Dr. Fauci Just Said When the Pandemic Will End — Eat This Not That
Coronavirus cases are going back up nationwide, as cooler weather approaches. When will this pandemic end, and how can you stay safe? To answer that, Dr. Anthony Fauci, the chief medical advisor to the President and the director of the National Institute of Allergy and Infectious Diseases; CDC Chief Dr. Rochelle Walensky; and Surgeon General Dr. Vivek Murthy appeared at a COVID briefing moments ago. Read on for seven life-saving pieces of guidance—and to ensure your health and the health of others, don’t miss these Sure Signs You’ve Already Had COVID.
“When you look at any kind of an outbreak, there’s the pandemic phase, the deceleration phase, control, elimination and eradication,” said Dr. Fauci. “I don’t think we’re going to get eradication. We’ve only done that with smallpox. We’ve eliminated diseases by vaccination, like polio in the United States, we’ve eliminated measles in the United States. It exists other places. We’ve eliminated malaria years and years ago, but it exists in other places. So I don’t think we’re going to eliminate it completely. We want control. And I think the confusion is at what level of control are you going to accept it in its endemicity? And as far as we’re concerned, we don’t know really what that number is, but we will know it won’t be get there. It certainly is far, far lower than 80,000 new infections per day, and is far, far lower than a thousand deaths per day, and tens of thousands of hospitalizations. So even though there’s a wide bracket under control, we want to get to the lowest possible level than we can get. And rather than picking an arbitrary number, why don’t we get as many people as we can get vaccinated, vaccinated as quickly as possible and get as many people who were eligible for booster, getting boosted as possible. And then when we get to that low level, we will know it rather than picking out an arbitrary number back to you.”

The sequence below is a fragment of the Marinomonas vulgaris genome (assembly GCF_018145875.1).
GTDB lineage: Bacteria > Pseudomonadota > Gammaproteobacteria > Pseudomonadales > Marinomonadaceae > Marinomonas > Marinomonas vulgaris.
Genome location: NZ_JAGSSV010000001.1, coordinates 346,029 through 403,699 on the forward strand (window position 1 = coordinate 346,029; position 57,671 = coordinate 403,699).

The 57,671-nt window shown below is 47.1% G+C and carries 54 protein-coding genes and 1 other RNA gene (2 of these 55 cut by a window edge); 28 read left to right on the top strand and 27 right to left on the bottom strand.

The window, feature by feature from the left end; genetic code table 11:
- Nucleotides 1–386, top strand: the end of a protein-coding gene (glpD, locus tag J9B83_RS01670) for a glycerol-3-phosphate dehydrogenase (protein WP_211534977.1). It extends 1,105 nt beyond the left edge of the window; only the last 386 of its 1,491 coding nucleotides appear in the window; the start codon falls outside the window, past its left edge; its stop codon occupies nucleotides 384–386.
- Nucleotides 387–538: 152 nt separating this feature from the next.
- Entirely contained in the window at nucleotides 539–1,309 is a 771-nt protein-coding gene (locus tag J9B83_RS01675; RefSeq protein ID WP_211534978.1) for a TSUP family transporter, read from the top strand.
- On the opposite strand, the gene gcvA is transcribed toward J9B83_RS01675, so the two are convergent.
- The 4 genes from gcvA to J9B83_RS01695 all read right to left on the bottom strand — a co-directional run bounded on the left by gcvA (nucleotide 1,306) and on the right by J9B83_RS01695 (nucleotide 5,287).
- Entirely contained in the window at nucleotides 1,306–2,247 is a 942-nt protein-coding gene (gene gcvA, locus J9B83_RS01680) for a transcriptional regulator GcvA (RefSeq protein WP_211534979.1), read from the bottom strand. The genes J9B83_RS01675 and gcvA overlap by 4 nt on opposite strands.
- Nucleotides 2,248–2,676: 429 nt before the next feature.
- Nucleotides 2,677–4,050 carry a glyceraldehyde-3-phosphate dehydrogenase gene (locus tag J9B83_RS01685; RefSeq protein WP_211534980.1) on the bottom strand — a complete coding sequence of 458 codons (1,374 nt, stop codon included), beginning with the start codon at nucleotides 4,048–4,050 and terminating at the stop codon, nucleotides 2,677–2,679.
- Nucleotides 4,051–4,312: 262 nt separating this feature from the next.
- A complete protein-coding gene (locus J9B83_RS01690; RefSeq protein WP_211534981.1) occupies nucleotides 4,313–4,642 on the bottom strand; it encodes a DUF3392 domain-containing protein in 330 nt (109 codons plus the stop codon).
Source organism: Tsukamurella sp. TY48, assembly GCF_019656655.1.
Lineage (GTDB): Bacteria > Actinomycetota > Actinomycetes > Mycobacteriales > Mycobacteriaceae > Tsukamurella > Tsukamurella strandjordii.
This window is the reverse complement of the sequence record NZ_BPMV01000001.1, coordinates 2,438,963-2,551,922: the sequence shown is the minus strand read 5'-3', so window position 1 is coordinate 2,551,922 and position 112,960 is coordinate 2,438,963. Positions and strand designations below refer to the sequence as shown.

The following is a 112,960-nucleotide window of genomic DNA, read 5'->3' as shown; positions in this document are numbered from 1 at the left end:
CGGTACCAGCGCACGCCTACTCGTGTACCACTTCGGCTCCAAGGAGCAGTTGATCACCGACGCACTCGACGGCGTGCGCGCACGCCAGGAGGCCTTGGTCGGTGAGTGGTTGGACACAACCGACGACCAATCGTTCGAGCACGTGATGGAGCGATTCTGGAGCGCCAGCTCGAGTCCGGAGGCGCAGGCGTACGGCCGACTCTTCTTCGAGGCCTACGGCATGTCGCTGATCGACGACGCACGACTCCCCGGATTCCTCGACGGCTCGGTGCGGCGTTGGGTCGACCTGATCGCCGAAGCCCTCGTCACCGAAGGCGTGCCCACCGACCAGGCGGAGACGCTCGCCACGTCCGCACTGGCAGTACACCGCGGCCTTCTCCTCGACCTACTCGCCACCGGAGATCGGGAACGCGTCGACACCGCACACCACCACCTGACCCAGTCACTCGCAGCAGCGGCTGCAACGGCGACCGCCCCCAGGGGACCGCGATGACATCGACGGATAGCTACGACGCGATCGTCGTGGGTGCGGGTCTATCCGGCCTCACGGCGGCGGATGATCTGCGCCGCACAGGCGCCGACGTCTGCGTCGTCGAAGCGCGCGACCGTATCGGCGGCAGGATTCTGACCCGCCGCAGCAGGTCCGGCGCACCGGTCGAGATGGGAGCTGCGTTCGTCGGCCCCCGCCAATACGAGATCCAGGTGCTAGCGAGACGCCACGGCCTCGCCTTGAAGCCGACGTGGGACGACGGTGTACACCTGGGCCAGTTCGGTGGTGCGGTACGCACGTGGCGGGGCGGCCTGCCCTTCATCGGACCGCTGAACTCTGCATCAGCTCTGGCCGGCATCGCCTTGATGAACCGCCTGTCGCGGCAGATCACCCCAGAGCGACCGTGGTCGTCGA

“As more and more people get vaccinated, no vaccine is a hundred percent effective. So we’re hearing reports of even vaccinated people getting infected, having some people to in fact question the effectiveness of vaccines. So let’s take a look at that to see if we can clarify that situation. Let’s just go to different places. Let’s take Texas and look at a comparison of unvaccinated people with vaccinated people: Unvaccinated people were 13 times more likely to become infected than fully vaccinated and unvaccinated people were 20 times more likely to die than fully vaccinated people. And that is the state of Texas.
“Let’s take a look now at the age range of that, because people may think that when you’re in a certain age range, you may not benefit from vaccines,” said Dr. Fauci. Not true. “Let’s take a look at Virginia and take a look at among over 5 million Virginians who have been vaccinated. The hospitalization rate is extraordinarily low at 0.035%. And those who’ve died is 0.01 to five.” He showed similar stats from Australia. “So what do we have? We have 62 million Americans eligible for vaccines who are still not vaccinated. The data that I show you do not lie—vaccines, protect you, your family and your community. And importantly, it is not too late. Get vaccinated now. And importantly, if you are already vaccinated six months or more ago and eligible for boost, get a boost because as a matter of fact, the data that I just showed you for vaccinations in general, hold true for boosters because the Israelis have shown that when you boost you multifold diminish the likelihood of getting infected, getting sick or dying.”
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“The current seven day daily average of cases is about 83,600 cases per day. The seven day average of hospital admissions is about 5,300 per day. And seven day average daily deaths are about 1,000 per day…In recent weeks, we have also seen additional data that reinforce the importance of COVID-19 boosters for these populations at higher risk of severe disease, particularly to ensure protection against severe illness and hospitalizations. Those who live in long-term care facilities and adults over age 65 were among the first eligible for vaccination. And as vaccine coverage increased in these groups, we saw our emergency department visits decline in both after early and robust vaccination efforts in January and February. We had powerful evidence that demonstrated that vaccines are effective and provide protection against the severe complications of COVID-19, especially in those at risk because of their age or underlying conditions. Since then, we’ve been watching vaccine effectiveness in this population carefully, although the highest risk are those people who are unvaccinated. We are seeing an increase in emergency department visits among adults, age 65 and older, which are now again higher than they are for younger age groups.